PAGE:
HOLLAND, JOHN FREDERICK, surveyor, army and naval officer, landowner, jp, office holder, politician, and militia officer; b. probably during the winter of 1764–65 at Observation (Holland) Cove, St John’s (Prince Edward) Island, natural first child of Samuel Johannes Holland* and Marie-Joseph Rollet; m. by 1790 Mary Emily Tissable, and they had three sons and three daughters; d. 17 Dec. 1845 in Charlottetown.
The circumstances of John Frederick Holland’s upbringing and early career were dictated by the movements of his father, surveyor general of the province of Quebec and the Northern District of North America, 1764–1801. Samuel preferred to have his family close by, and it was during his survey of St John’s Island that John was born. The peripatetic Holland household was the only school known to “St. Johns Jack”: he learned the French language from his mother, Latin besides; and from his father he assimilated the practical skills of army and survey life. With the commencement of the American revolution and Samuel’s escape from Perth Amboy, N.J., to England, John saw the family through a brief imprisonment and eventual evacuation. His charges safe, in 1777 John joined the British navy as a midshipman, and in 1779 was on the Nautilus when it accompanied Sir George Collier*’s squadron to relieve Fort George (Castine, Maine). That year he was commissioned an ensign in the King’s Royal Regiment of New York, a unit raised by Sir John Johnson*. Promoted lieutenant in 1781, he was only 19 when he left the army in 1783.
Peace did not inhibit John’s rambling ambitions. With his father now returned to normal duties at Quebec, and with his godfather, Frederick Haldimand*, ensconced as governor there, John obtained a position as an assistant engineer on the team surveying locations for loyalist settlements west of the Ottawa River, and over the winter of 1783–84 he laid out a town site at Cataraqui (Kingston, Ont.). In 1786 he was set to work surveying the boundary between Quebec and New Brunswick.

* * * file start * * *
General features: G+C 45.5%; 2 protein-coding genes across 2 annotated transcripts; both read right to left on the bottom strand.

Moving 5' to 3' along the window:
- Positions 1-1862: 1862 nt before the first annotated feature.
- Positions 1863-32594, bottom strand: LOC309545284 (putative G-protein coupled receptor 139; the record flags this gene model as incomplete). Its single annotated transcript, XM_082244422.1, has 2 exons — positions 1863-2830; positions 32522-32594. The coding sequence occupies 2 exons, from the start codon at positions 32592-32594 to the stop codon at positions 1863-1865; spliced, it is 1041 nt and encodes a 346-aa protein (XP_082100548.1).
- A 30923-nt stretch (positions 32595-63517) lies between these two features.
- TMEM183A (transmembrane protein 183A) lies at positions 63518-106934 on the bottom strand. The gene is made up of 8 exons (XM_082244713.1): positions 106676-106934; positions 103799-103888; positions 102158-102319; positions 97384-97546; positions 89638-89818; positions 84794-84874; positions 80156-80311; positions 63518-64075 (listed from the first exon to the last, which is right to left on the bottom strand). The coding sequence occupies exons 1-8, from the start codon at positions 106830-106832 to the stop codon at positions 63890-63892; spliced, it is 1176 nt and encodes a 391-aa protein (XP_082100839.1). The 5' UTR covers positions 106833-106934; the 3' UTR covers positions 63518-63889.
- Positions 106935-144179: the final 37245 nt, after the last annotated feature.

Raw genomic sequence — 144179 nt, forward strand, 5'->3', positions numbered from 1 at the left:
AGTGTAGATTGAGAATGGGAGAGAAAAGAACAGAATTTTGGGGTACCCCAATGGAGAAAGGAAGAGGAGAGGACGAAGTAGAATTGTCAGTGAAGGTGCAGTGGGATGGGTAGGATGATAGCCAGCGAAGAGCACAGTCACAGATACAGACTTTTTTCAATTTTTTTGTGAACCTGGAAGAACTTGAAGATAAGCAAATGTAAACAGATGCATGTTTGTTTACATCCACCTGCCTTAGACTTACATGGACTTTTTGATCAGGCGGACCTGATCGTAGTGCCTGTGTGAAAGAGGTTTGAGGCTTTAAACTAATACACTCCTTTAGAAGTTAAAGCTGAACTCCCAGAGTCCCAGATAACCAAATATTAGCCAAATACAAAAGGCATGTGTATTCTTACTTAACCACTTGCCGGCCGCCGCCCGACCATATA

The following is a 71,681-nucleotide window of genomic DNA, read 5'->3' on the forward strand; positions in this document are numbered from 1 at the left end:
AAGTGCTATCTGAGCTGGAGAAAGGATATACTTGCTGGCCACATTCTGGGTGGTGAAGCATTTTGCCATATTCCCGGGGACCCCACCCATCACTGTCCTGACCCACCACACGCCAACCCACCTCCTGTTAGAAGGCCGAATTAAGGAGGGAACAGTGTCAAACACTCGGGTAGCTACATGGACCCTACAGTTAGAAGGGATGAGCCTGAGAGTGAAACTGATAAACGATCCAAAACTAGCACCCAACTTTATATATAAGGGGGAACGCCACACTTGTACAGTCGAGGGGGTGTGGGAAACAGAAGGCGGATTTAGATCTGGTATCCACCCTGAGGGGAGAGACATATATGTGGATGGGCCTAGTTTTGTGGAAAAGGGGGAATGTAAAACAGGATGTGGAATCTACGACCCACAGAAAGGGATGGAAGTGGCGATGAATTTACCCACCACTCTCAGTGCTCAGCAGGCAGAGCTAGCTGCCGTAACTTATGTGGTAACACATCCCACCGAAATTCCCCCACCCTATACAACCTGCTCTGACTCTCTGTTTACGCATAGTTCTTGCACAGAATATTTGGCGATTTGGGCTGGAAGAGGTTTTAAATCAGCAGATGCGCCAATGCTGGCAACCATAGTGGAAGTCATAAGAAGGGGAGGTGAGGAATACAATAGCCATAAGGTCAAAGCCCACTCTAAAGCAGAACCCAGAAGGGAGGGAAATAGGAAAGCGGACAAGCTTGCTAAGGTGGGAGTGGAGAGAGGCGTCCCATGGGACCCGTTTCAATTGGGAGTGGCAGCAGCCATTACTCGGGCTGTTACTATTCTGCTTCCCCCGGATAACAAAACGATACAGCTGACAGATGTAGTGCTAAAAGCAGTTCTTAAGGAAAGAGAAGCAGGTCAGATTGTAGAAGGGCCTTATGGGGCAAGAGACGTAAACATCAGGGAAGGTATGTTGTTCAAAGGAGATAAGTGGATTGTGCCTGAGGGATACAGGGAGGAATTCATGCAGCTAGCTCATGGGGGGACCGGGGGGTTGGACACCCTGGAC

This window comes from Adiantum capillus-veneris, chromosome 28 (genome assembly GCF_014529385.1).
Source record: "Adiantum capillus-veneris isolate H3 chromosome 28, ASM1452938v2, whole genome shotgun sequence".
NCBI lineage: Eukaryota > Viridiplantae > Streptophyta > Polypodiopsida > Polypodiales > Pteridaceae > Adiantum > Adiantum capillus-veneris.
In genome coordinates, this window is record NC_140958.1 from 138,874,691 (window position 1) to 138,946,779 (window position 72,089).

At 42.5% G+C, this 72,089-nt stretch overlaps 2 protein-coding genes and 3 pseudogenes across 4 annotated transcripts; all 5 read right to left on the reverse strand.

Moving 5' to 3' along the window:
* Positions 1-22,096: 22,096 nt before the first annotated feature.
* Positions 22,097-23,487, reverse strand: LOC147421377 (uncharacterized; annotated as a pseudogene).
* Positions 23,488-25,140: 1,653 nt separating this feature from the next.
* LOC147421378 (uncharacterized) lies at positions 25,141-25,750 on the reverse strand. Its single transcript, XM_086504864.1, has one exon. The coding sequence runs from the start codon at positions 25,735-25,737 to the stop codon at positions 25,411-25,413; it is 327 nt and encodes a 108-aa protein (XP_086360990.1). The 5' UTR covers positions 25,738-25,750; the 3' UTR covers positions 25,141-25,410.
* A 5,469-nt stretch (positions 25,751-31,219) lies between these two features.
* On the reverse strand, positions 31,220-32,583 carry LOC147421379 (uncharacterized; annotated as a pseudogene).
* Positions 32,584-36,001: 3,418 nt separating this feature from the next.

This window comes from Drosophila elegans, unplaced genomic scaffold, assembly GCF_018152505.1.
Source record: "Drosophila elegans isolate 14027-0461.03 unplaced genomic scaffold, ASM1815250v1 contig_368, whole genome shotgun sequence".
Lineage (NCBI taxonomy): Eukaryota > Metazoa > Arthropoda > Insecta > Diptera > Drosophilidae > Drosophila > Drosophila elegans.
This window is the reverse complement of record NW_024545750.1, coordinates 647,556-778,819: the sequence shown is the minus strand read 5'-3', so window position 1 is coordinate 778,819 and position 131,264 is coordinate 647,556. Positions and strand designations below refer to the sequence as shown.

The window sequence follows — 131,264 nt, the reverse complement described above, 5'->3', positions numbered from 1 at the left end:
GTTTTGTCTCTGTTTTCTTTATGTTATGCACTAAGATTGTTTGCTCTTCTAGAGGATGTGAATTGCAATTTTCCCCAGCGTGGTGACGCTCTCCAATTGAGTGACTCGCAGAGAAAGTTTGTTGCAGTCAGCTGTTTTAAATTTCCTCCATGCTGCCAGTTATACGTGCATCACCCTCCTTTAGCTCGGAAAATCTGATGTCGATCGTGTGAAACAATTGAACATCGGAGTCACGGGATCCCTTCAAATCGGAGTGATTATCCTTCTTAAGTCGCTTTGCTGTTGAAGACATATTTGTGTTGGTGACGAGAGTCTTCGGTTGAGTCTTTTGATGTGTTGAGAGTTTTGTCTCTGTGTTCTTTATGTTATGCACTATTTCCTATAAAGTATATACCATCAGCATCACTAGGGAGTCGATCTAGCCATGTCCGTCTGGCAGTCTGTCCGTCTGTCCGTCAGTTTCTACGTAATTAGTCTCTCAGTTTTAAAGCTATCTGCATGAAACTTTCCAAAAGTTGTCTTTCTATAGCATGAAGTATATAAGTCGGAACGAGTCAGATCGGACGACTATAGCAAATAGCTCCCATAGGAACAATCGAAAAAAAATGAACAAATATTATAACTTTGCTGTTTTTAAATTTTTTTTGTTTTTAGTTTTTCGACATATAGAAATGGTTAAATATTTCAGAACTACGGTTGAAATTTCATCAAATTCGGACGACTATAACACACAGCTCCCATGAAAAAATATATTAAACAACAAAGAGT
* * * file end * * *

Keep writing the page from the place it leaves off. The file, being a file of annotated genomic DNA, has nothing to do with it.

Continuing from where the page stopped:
Samuel Holland’s fond hope had been that his eldest son would succeed him as surveyor general, and he sent John to England in 1789 to seek approval for their joint commission. Instead, on the recommendation of Sir Joseph Banks*, early in 1790 John was appointed to investigate the rumour of a navigable water-way west of Great Slave Lake which might lead to the Pacific Ocean. Holland’s travels had at some point taken him to Lake Superior, and his skills as a surveyor also made him a likely candidate to establish an overland route. The Nootka Sound controversy [see George Vancouver*] delayed Holland’s departure, and by the time he reached Quebec in the autumn of 1790 news of Alexander Mackenzie*’s discovery that this water-way led to the Arctic Ocean rendered the mission unnecessary.
By this time, like his father and brother Frederick Braham, John had married a French Canadian Roman Catholic, but his career had not been such as to instil domestic habits. He was drawn, rather, to boisterous masculine society in camp and town, and his rude manner began to threaten his career. Initially favoured by the patronage of his father and godfather, Holland was subsequently protected by Prince Edward* Augustus (later the Duke of Kent and Strathearn), who had a high regard for the services of Samuel and his family. Prince Edward commissioned John a lieutenant in his regiment in 1794, and posted him to assist in the construction of the citadel at Halifax. He also consented to be godfather to at least one of John’s children. Regrettably, not even Prince Edward could save Holland from himself. Certain unspecified indiscretions at his new post led to his being dispatched in 1798 to Charlottetown as acting town major, assistant engineer, and barrack master. He went on half pay the following year. With the departure of the Duke of Kent from North America in 1800 and the death of his father in 1801, Holland’s prospects collapsed: his post as assistant engineer was abolished in 1802; he was replaced as acting town major by 1805; and he lost his position as barrack master in 1817.
Holland fell back on the Island property he had inherited from his father, consisting of the eastern half of Lot 28, to which his mother and a sister moved. But John preferred to hold court in Charlottetown, where he was a renowned “Buffo” at many public dinners. Justice of the peace from 1802 and high sheriff in 1809–10, Holland had a reputation for irregularities, including fraud and complicity in a duel. In 1812, “when his wife and family were in an absolute state of distress,” he allegedly “brought a woman from Halifax and lived in notorious intimacy with her in Charlottetown.” One of his sons “asked the Chief Justice leave to shoot her”; no reply has been recorded.